By Jenifer Austin Foulkes, Oceans Program Manager, Google:
Today, the wind picked up making the waters quite choppy. The Sea Hunter delayed heading out to Hannibal bank but once there was able to achieve one spectacular survey, despite the weather.
STRI Director Biff Bermingham and Sylvia Earle led the rest of the Mission Blue team on two dives today. "Washing Machine" was the name of the first site and was a set of submerged rock peaks off Isla Jicaron. Before we descended, we saw what looked to be 6 recreational fishing vessels within the park. How can the few fish schools that remain (as far as what we've seen) have much of a chance against such pressure?
As we descended into the deep, Philippe rang a bell of sorts by clanging a whistle to get our attention. When I looked up from the spiny lobster that I was trying to photograph in a crevice, I was greeted by a huge passing school of jacks circling the rocks in the deep. Every rock surface was covered with life- hard corals, gorgonians, sponges and coralline algae. [Text continues after images.]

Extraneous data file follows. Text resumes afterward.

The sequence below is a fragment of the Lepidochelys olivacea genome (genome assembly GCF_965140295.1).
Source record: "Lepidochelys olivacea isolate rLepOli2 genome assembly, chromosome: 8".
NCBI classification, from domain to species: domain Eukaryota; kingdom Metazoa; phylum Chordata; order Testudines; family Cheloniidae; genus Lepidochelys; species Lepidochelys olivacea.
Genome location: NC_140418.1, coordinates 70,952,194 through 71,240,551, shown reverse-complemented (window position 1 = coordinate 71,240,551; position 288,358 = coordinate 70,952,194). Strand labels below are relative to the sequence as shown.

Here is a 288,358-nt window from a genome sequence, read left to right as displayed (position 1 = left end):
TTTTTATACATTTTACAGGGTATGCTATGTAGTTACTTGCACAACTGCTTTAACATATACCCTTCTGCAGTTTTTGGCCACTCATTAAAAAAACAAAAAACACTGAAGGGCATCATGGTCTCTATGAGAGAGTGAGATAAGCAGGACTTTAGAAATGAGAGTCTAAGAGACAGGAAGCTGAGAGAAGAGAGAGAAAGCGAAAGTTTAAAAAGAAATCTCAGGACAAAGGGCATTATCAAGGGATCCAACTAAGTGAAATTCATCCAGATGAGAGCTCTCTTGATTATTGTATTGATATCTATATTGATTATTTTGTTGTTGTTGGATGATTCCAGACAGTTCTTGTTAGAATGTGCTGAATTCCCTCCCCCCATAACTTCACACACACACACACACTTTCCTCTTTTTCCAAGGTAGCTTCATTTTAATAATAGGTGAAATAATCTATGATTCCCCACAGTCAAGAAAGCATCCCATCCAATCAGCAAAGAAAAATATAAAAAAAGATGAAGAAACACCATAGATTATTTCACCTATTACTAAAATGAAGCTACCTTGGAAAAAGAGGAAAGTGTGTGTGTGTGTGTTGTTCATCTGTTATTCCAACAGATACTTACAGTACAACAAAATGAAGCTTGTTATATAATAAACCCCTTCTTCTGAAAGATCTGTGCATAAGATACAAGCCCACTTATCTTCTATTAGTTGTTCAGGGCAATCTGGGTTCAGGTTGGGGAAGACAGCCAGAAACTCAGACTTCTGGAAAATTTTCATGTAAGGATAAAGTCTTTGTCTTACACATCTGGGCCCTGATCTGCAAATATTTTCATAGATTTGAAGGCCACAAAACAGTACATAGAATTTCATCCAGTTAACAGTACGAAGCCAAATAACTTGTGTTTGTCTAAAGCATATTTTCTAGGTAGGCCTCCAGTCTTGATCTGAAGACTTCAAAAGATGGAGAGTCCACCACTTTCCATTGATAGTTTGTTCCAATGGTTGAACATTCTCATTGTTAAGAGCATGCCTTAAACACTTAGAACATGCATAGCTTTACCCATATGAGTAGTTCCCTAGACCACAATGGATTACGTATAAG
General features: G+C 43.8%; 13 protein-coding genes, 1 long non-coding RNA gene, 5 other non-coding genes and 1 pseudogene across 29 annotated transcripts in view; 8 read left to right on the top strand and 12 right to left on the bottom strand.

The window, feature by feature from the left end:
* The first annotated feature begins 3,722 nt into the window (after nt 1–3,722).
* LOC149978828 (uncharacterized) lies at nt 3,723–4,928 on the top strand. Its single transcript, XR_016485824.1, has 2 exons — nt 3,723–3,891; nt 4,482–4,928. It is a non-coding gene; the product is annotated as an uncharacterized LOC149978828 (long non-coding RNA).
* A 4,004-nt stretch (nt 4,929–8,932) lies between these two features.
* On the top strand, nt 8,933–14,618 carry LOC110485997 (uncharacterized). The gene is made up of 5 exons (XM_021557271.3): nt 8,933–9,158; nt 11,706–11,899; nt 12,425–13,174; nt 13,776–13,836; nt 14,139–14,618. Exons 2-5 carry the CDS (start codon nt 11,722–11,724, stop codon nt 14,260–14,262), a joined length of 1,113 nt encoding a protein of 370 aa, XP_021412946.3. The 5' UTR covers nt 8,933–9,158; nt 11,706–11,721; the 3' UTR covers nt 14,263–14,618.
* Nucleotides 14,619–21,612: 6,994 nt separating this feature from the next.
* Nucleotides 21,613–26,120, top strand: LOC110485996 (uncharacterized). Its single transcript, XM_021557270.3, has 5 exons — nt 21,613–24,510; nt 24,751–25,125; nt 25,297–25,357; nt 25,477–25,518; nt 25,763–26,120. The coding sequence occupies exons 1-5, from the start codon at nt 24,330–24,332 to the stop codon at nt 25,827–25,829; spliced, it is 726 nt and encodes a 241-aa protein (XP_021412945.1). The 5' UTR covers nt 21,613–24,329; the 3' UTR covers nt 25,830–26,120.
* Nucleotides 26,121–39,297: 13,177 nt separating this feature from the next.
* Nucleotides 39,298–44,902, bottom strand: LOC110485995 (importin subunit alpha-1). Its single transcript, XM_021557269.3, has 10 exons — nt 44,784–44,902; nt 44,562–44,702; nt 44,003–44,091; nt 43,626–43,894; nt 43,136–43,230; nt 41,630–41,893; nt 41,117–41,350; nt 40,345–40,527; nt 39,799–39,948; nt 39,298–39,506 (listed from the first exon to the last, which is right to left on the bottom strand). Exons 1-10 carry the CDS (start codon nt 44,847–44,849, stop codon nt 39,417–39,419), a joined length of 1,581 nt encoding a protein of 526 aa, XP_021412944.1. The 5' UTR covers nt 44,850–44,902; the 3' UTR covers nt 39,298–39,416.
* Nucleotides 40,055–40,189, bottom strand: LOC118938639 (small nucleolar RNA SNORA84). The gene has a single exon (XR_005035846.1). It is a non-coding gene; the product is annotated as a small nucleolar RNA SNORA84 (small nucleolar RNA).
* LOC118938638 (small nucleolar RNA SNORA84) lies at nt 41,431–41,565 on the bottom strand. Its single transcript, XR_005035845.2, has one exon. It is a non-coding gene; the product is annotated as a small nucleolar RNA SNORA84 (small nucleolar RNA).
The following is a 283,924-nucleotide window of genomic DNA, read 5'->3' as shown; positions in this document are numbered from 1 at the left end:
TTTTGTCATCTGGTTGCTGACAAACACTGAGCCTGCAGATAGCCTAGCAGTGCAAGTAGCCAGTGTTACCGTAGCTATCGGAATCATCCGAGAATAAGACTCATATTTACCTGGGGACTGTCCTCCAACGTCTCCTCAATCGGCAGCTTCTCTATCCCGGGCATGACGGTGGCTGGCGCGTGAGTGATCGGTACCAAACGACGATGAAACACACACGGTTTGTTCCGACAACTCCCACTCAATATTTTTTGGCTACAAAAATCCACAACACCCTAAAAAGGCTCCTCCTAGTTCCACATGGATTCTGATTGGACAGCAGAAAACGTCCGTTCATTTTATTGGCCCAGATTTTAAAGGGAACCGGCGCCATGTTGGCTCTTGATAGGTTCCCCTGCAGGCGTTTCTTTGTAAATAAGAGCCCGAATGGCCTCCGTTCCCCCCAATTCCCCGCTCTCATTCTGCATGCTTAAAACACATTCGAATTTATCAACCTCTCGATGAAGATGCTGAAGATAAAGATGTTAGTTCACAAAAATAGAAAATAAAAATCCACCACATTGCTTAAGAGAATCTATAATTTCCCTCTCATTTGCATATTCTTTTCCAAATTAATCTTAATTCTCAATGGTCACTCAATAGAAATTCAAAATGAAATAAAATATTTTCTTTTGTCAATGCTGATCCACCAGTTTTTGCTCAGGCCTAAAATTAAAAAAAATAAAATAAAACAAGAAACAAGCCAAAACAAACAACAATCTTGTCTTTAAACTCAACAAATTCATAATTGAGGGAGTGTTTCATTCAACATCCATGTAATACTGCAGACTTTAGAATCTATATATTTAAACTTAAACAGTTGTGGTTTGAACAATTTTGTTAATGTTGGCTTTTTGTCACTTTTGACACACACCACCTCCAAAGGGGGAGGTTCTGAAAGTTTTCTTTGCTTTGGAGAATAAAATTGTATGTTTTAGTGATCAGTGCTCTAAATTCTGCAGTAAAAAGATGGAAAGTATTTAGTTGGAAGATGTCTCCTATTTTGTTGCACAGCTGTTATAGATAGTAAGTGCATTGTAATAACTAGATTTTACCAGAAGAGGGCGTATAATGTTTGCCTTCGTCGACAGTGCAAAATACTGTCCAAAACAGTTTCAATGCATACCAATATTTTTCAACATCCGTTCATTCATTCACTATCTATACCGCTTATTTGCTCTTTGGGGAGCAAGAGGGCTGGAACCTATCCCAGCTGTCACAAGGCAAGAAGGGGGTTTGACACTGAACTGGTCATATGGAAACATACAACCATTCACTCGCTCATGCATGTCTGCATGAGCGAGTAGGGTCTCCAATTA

Photos courtesy of Kip Evans and Mission Blue.
Sylvia described a jewel box of coral on the rocks. Brittlestars wrapped their arms around long gorgonian needles in a commensal relationship. She photographed a yellow Commerson's frogfish with such character in his face.
On returning to the dive boat, our local dive expert Kevan said with chagrin that all of the life that we saw today was in pale comparison to what massive schools existed only a few years ago.
The second dive was called the cathedral, a shallow undersea rock pinnacle close to the most western tip of Panama. When we arrived, large swells moved in from the open ocean. It was late in the day and darkening with strong currents. Kip and Biff saw a nurse shark. A tapestry of life emerged from the rocks- red, green and brown algae, white flower like gorgonians, hard and soft corals, sea urchins, and bright orange sponges.
Kip saw three large white tip sharks curled up together under a ledge including a Mommy shark ready to give birth. She slipped out from the crevice where the other sharks rested. Here is this mother shark bringing her baby into a world that's a wasteland relative to what once was. I feel lonely for her and for ourselves. Why can't we have a 100 year plan and put policies in place in every country to sustainably manage our natural resources?
As Al Gore notes, the Chinese symbol for crisis is also a symbol for opportunity. This is humanity's opportunity: enforce Coiba!